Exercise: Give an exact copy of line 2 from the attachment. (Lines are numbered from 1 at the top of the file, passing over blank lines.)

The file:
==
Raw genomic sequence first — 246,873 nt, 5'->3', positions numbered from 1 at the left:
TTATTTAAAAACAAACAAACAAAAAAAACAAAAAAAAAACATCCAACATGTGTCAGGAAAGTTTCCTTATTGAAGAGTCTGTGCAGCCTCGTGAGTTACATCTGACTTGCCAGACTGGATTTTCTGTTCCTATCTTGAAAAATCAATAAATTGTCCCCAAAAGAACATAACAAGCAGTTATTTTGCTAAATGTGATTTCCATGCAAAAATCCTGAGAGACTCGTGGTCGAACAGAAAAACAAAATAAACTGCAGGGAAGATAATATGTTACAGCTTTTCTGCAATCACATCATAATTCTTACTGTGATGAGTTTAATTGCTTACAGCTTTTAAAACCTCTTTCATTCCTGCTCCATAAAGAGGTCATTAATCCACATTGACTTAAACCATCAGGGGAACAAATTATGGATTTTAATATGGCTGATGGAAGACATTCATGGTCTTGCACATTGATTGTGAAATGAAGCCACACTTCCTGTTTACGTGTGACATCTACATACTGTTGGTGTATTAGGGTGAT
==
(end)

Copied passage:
TTATTTAAAAACAAACAAACAAAAAAAACAAAAAAAAAACATCCAACATGTGTCAGGAAAGTTTCCTTATTGAAGAGTCTGTGCAGCCTCGTGAGTTACATCTGACTTGCCAGACTGGATTTTCTGTTCCTATCTTGAAAAATCAATAAATTGTCCCCAAAAGAACATAACAAGCAGTTATTTTGCTAAATGTGATTTCCATGCAAAAATCCTGAGAGACTCGTGGTCGAACAGAAAAACAAAATAAACTGCAGGGAAGATAATATGTTACAGCTTTTCTGCAATCACATCATAATTCTTACTGTGATGAGTTTAATTGCTTACAGCTTTTAAAACCTCTTTCATTCCTGCTCCATAAAGAGGTCATTAATCCACATTGACTTAAACCATCAGGGGAACAAATTATGGATTTTAATATGGCTGATGGAAGACATTCATGGTCTTGCACATTGATTGTGAAATGAAGCCACACTTCCTGTTTACGTGTGACATCTACATACTGTTGGTGTATTAGGGTGAT